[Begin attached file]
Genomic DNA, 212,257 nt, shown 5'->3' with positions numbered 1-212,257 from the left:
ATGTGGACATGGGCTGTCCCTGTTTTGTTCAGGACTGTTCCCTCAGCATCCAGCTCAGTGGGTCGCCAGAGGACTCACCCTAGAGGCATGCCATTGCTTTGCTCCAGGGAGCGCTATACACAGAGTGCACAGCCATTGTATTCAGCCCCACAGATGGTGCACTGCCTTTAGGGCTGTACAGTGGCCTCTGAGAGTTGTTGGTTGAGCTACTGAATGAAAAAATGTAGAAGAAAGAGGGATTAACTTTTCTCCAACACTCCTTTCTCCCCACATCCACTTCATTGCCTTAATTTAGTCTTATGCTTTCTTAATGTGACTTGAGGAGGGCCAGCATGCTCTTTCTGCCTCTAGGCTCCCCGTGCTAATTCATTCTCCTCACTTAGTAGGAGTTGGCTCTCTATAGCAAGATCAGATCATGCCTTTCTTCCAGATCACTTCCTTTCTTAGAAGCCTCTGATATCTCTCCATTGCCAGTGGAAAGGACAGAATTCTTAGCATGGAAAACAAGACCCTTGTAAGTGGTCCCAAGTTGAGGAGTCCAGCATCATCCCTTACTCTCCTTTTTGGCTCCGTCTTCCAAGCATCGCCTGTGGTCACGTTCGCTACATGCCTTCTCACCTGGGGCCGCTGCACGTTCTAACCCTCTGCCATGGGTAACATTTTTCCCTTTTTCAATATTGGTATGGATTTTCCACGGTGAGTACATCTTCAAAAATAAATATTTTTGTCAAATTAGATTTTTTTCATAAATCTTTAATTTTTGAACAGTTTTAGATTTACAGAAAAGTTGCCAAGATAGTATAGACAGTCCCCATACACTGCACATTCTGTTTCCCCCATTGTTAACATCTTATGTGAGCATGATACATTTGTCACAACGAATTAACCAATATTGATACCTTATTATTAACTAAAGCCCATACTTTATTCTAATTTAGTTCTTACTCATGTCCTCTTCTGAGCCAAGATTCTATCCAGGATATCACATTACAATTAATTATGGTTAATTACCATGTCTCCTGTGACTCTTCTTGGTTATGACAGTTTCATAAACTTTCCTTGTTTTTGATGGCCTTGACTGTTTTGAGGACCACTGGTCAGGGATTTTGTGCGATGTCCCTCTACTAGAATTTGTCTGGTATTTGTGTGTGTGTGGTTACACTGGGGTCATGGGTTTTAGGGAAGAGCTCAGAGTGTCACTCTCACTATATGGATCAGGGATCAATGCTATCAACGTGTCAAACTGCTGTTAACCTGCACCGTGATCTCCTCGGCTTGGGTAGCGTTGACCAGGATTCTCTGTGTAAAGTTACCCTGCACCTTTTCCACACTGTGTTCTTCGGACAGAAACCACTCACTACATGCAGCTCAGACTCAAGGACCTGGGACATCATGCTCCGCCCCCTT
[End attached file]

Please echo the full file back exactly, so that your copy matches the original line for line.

Genomic DNA, 212,257 nt, shown 5'->3' with positions numbered 1-212,257 from the left:
ATGTGGACATGGGCTGTCCCTGTTTTGTTCAGGACTGTTCCCTCAGCATCCAGCTCAGTGGGTCGCCAGAGGACTCACCCTAGAGGCATGCCATTGCTTTGCTCCAGGGAGCGCTATACACAGAGTGCACAGCCATTGTATTCAGCCCCACAGATGGTGCACTGCCTTTAGGGCTGTACAGTGGCCTCTGAGAGTTGTTGGTTGAGCTACTGAATGAAAAAATGTAGAAGAAAGAGGGATTAACTTTTCTCCAACACTCCTTTCTCCCCACATCCACTTCATTGCCTTAATTTAGTCTTATGCTTTCTTAATGTGACTTGAGGAGGGCCAGCATGCTCTTTCTGCCTCTAGGCTCCCCGTGCTAATTCATTCTCCTCACTTAGTAGGAGTTGGCTCTCTATAGCAAGATCAGATCATGCCTTTCTTCCAGATCACTTCCTTTCTTAGAAGCCTCTGATATCTCTCCATTGCCAGTGGAAAGGACAGAATTCTTAGCATGGAAAACAAGACCCTTGTAAGTGGTCCCAAGTTGAGGAGTCCAGCATCATCCCTTACTCTCCTTTTTGGCTCCGTCTTCCAAGCATCGCCTGTGGTCACGTTCGCTACATGCCTTCTCACCTGGGGCCGCTGCACGTTCTAACCCTCTGCCATGGGTAACATTTTTCCCTTTTTCAATATTGGTATGGATTTTCCACGGTGAGTACATCTTCAAAAATAAATATTTTTGTCAAATTAGATTTTTTTCATAAATCTTTAATTTTTGAACAGTTTTAGATTTACAGAAAAGTTGCCAAGATAGTATAGACAGTCCCCATACACTGCACATTCTGTTTCCCCCATTGTTAACATCTTATGTGAGCATGATACATTTGTCACAACGAATTAACCAATATTGATACCTTATTATTAACTAAAGCCCATACTTTATTCTAATTTAGTTCTTACTCATGTCCTCTTCTGAGCCAAGATTCTATCCAGGATATCACATTACAATTAATTATGGTTAATTACCATGTCTCCTGTGACTCTTCTTGGTTATGACAGTTTCATAAACTTTCCTTGTTTTTGATGGCCTTGACTGTTTTGAGGACCACTGGTCAGGGATTTTGTGCGATGTCCCTCTACTAGAATTTGTCTGGTATTTGTGTGTGTGTGGTTACACTGGGGTCATGGGTTTTAGGGAAGAGCTCAGAGTGTCACTCTCACTATATGGATCAGGGATCAATGCTATCAACGTGTCAAACTGCTGTTAACCTGCACCGTGATCTCCTCGGCTTGGGTAGCGTTGACCAGGATTCTCTGTGTAAAGTTACCCTGCACCTTTTCCACACTGTGTTCTTCGGACAGAAACCACTCACTACATGCAGCTCAGACTCAAGGACCTGGGACATCATGCTCCGCCCCCTT